Today I'd like to highlight a protocol for global cooperation called the Simultaneous Policy (SP).
There is no shortage of sensible solutions to our global problems, such as those in the column at the left. What the world lacks is an effective means to cooperatively implement them everywhere, simultaneously. Individual nations cannot tackle the challenge of global problems alone or even in limited alliances or unions. Other nations, alliances or unions would still be free to ignore or exploit problems like global warming, cheap labour, and corporate tax shelters to gain a competitive advantage in the global marketplace.It is an answer to the problem that:
Enter the Simultaneous Policy (SP) – a peaceful, yet revolutionary political tool that empowers voters everywhere to compel our politicians – at the point of a ballot box! – to commit our nations to implement global solutions simultaneously. With SP, no nation, alliance, or corporation need go it alone; no one loses out, and everyone wins. Global warming, the chronic threat of weapons of mass destruction, socially and environmentally irresponsible corporate and economic globalization, unfair trade – SP is the lever that we the people of Planet Earth can use to make our elected representatives tackle these problems as we, in our collective wisdom and goodwill, see fit.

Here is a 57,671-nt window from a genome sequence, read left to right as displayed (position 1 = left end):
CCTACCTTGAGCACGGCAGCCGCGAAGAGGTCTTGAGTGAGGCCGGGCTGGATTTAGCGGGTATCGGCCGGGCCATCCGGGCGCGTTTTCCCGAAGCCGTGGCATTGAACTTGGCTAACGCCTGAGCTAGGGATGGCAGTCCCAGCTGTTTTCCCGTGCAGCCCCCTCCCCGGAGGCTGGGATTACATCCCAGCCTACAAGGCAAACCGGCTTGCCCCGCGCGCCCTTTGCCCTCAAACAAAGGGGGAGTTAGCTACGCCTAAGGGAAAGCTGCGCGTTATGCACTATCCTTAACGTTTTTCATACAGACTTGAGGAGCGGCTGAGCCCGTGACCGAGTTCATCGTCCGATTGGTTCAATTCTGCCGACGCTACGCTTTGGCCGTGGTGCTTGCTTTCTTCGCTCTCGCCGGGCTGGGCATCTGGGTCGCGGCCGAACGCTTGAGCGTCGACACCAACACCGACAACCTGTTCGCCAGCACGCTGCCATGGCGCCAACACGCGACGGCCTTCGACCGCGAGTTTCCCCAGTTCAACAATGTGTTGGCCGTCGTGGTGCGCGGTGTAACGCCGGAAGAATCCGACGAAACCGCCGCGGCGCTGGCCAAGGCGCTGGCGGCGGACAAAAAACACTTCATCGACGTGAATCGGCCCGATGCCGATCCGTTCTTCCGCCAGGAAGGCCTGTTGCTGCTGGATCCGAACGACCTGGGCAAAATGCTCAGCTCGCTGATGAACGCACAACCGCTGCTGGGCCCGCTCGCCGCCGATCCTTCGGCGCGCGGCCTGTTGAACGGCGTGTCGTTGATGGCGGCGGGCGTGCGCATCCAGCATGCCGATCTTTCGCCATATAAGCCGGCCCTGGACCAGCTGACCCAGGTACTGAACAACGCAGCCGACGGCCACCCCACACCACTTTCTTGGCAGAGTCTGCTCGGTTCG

Though legislators know that serious world problems such as global warming, monopolistic corporate power, poverty and environmental destruction all demand decisive action, they are loath to implement the policies needed to solve them - policies such as higher corporate taxes and tougher environmental protection laws. They legitimately fear that in today's liberalized global economy, investors, corporations and jobs would simply pick up and leave for more congenial destinations. However good their intentions, governments feel bound to conform to a straitjacket of market- and business-friendly policies.SP focuses on economic justice and global warming. I think it could be a good platform from which to implement The Oil Depletion Protocol (see Heinberg's introduction here).